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Publication numberUS1145013 A
Publication typeGrant
Publication dateJul 6, 1915
Filing dateMar 20, 1912
Priority dateMar 20, 1912
Publication numberUS 1145013 A, US 1145013A, US-A-1145013, US1145013 A, US1145013A
InventorsEdson F Gallaudet
Original AssigneeEdson F Gallaudet
Export CitationBiBTeX, EndNote, RefMan
External Links: USPTO, USPTO Assignment, Espacenet
Aeroplane.
US 1145013 A
Abstract  available in
Images(3)
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Claims  available in
Description  (OCR text may contain errors)

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EDSON F. GALLAUDET, OF NORWICH, CONNECTICUT.

AEROPLANE.

Application filed March 20, 1912.

To all whom it may concern:

Be it known that I, EDsoN F. GALLAUDET, a citizen of the United States, and resident of the town of Norwich, in the county of New London and State of Connecticut, have invented certain new and useful Improvements in Aeroplanes, of which the following is a specification.

My present invention relates to flyingmachines of the aeroplane type, and more particularly to the construction and control of the main planes or wing-surfaces by means of which such machines are raised and sustained in the air.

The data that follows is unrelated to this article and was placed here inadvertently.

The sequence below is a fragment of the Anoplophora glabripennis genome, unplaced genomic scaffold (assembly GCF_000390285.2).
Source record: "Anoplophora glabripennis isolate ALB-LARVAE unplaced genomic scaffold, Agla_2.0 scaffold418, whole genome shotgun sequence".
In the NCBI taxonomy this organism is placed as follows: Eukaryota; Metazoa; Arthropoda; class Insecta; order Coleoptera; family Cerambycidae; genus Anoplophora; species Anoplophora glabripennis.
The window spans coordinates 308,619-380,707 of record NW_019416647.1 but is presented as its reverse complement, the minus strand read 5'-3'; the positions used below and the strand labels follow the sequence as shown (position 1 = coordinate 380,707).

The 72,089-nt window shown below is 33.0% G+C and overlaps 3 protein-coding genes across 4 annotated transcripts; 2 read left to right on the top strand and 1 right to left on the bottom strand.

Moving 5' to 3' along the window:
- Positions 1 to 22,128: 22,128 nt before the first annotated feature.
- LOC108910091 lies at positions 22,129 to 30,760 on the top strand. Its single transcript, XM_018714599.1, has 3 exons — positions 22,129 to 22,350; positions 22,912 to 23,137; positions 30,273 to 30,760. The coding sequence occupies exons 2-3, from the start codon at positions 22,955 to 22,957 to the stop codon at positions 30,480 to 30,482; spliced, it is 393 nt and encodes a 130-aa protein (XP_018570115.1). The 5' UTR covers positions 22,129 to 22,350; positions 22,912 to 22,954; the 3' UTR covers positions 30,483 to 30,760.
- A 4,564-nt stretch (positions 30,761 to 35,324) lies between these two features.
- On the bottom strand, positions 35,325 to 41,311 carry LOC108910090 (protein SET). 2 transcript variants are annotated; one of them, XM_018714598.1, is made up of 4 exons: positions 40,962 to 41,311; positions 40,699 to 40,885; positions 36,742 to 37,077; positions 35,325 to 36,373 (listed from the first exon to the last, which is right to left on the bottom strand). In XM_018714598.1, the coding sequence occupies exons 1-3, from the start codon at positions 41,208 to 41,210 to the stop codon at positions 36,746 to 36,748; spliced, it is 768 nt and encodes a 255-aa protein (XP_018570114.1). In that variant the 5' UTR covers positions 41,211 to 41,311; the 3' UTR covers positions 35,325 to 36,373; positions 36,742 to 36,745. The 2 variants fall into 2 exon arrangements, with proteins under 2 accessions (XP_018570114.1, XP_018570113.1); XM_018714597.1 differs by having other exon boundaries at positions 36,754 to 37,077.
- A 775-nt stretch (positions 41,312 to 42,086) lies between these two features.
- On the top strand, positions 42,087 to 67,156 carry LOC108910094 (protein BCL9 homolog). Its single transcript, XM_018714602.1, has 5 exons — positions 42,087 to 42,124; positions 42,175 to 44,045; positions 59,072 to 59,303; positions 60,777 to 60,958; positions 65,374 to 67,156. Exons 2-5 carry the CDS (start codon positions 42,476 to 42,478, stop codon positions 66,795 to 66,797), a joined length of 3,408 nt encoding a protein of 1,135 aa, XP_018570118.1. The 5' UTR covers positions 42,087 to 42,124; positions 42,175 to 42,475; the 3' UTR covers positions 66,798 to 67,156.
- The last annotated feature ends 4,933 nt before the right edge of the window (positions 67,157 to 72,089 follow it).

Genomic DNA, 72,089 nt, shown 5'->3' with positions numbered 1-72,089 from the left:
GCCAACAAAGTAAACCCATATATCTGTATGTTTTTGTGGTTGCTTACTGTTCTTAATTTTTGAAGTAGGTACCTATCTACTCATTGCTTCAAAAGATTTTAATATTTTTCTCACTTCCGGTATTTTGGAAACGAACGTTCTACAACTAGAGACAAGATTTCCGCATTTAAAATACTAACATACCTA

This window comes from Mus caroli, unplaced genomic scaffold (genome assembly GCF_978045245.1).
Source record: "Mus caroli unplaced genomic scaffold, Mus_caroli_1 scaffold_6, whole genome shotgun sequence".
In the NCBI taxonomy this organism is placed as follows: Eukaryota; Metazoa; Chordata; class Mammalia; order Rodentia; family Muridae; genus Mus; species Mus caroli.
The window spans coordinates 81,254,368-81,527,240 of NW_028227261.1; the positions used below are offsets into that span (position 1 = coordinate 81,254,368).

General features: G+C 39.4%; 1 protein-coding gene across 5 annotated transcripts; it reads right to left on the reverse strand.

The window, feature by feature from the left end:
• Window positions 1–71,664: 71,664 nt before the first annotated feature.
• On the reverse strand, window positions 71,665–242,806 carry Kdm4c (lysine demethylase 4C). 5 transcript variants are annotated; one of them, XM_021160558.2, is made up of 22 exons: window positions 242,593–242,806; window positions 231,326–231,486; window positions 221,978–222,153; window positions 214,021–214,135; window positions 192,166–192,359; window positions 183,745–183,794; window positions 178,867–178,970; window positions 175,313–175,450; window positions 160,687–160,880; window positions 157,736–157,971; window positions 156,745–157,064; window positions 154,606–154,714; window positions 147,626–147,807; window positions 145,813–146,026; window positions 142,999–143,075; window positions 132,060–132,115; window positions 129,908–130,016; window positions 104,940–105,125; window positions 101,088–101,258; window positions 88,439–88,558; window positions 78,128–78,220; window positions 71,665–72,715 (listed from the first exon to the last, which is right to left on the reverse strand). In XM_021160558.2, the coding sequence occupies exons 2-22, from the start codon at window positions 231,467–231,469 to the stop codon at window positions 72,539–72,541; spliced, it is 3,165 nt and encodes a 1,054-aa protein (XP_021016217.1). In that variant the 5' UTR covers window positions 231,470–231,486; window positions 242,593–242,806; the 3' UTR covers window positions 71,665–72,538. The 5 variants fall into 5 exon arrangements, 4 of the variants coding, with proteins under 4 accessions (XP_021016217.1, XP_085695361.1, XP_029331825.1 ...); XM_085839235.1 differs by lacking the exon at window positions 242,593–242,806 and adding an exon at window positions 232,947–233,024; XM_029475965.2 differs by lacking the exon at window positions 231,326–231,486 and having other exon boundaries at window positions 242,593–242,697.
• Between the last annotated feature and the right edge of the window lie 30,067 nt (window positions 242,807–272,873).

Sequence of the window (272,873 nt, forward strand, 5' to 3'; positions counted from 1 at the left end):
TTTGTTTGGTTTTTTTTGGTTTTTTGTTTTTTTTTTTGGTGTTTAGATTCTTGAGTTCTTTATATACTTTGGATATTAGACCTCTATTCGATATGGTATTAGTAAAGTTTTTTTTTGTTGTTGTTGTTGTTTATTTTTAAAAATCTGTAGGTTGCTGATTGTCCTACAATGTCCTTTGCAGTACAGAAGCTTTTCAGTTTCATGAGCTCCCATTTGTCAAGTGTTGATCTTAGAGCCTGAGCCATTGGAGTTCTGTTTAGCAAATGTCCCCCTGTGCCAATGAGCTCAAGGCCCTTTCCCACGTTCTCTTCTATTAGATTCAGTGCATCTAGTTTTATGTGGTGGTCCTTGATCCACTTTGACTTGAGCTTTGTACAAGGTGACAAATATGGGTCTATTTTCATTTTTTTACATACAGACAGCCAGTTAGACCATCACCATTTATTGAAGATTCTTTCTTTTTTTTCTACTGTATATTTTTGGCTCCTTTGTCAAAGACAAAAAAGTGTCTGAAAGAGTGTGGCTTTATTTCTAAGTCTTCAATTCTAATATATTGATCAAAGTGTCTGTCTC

The object of the invention is to provide an improved wing construction and control mechanism which will enable the operator during flight both to control the angular position of the wings considered as a whole, to adapt them to changing conditions, and especially to changes in speed, and to warp the wings by varying the angular position of their outer with respect to their inner portions, to maintain lateral balance, while permitting the wings to be securely attached and guyed to the body of the machine.

\Vith this end in view, the invention comprises certain novel features of construction, arrangement, and combinations of parts, as hereinafter fully described with reference to the accompanying drawings and more particularly pointed out in the claims.